Saturday, February 9, 2013

Book Notes — The Thief, Fuminori Nakamura







If writers were generals, young Fuminori Nakamura would have an embarrassment of metals and ribbons on his chest  — including a chance at The Los Angeles Times best thriller/suspense for 2012.  The Thief is his first book translated into English.  It won’t be his last.

Words and sentences are razor slices, forceful.  Quick and short.  Tough as well as elegant as they are, the minimized narrative and terse dialogue deliver surprisingly full-bodied, fully textured inner and outer worlds.  As a reader I was involuntarily swept along. Later, backing off a bit and looking at it as a writer, I wanted to understand the brush strokes of his work.  I wanted to know how he packed so much feeling into this brief, unsentimentally written book.

The story is not complex.  I would pose that it contrasts a man who lives in a world he creates and controls. We might find his life sad, tawdry, but it is not without meaning for him.  It has value here and there.  His pickpocket profession is not without some measure of fulfillment. He has talent, enjoys challenges, appreciates in a modest way his accomplishments.  He is not propelled by ambition or greed.  One could easily conclude that it is art that he practices.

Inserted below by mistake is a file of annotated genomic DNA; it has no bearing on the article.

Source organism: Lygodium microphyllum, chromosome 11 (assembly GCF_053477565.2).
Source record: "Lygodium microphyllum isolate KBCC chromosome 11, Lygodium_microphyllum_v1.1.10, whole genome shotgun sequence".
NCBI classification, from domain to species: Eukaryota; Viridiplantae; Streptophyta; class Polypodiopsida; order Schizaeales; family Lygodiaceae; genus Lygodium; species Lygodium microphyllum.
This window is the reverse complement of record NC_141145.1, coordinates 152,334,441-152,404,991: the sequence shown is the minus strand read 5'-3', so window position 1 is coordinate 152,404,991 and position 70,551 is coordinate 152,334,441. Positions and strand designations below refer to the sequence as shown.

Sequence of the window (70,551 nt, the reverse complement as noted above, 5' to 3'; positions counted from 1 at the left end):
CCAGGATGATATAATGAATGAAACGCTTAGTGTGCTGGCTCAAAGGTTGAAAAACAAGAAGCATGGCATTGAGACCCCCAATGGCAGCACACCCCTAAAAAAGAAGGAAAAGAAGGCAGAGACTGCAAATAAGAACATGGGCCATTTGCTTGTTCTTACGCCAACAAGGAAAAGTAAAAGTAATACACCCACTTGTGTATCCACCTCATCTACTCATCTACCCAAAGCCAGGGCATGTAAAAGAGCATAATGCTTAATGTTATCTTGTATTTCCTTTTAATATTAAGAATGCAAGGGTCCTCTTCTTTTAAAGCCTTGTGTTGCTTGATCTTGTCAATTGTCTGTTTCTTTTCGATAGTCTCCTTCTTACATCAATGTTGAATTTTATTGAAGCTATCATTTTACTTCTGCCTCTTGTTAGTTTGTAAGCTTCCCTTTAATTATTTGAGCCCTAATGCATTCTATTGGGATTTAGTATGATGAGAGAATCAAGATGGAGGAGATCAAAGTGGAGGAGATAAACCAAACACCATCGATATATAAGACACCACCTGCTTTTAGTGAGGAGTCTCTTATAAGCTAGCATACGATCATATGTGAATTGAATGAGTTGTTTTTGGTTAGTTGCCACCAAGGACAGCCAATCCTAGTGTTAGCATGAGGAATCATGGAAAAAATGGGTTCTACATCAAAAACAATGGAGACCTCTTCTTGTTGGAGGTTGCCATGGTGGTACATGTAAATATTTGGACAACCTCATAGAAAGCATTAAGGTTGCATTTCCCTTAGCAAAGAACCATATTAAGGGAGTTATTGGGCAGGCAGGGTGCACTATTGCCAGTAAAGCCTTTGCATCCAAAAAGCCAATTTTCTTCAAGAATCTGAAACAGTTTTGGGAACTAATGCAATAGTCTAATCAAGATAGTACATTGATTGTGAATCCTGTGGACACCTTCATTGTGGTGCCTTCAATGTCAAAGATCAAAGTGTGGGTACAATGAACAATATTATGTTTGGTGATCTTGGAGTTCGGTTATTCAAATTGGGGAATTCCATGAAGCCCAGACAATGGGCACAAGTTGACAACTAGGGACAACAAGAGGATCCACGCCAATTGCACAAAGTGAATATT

One mistake. He allows others to enter his sphere — and we can argue fate and free will if we choose.  Or we can say that this is Noir.  One mistake.  That’s all you get.

The Thief is published by Soho Press and translated by Satoko Izumo and Stephen Coates



3 comments:

Bill Crider said...

I enjoy the blog, and I have it on my Google Reader so as not to miss any posts. I'll know when it goes active again. Take care.

Ronald Tierney said...

Thanks. Your blog is part of my morning ritual. A great way to start the day.

J. Kingston Pierce said...

I look forward to your return, Ron.

Cheers,
Jeff